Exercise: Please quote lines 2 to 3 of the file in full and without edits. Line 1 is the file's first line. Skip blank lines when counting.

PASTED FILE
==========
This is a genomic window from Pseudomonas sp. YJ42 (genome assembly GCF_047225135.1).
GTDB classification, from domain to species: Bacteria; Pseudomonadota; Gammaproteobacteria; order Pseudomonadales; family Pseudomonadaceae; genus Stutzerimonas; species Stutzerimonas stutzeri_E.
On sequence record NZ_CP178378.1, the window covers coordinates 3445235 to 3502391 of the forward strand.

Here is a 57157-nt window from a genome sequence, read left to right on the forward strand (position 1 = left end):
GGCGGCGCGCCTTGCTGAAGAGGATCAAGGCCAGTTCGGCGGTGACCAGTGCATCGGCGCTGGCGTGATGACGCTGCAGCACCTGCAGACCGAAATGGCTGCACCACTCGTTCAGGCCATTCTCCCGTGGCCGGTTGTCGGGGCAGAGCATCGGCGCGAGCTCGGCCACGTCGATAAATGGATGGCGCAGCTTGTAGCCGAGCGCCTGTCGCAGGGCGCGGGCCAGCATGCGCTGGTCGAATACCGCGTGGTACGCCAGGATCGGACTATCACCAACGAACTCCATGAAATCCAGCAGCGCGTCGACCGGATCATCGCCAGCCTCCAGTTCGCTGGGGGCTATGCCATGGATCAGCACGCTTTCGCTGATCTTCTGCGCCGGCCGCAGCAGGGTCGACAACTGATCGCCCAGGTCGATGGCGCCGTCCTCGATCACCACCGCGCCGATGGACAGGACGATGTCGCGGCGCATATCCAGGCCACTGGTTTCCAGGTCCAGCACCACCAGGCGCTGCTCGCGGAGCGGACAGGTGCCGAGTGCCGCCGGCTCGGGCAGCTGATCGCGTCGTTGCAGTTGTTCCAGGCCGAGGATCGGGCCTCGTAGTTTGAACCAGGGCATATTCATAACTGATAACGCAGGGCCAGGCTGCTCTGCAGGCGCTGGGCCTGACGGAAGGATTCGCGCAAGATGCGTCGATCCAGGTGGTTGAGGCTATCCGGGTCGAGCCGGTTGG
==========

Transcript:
GTDB classification, from domain to species: Bacteria; Pseudomonadota; Gammaproteobacteria; order Pseudomonadales; family Pseudomonadaceae; genus Stutzerimonas; species Stutzerimonas stutzeri_E.
On sequence record NZ_CP178378.1, the window covers coordinates 3445235 to 3502391 of the forward strand.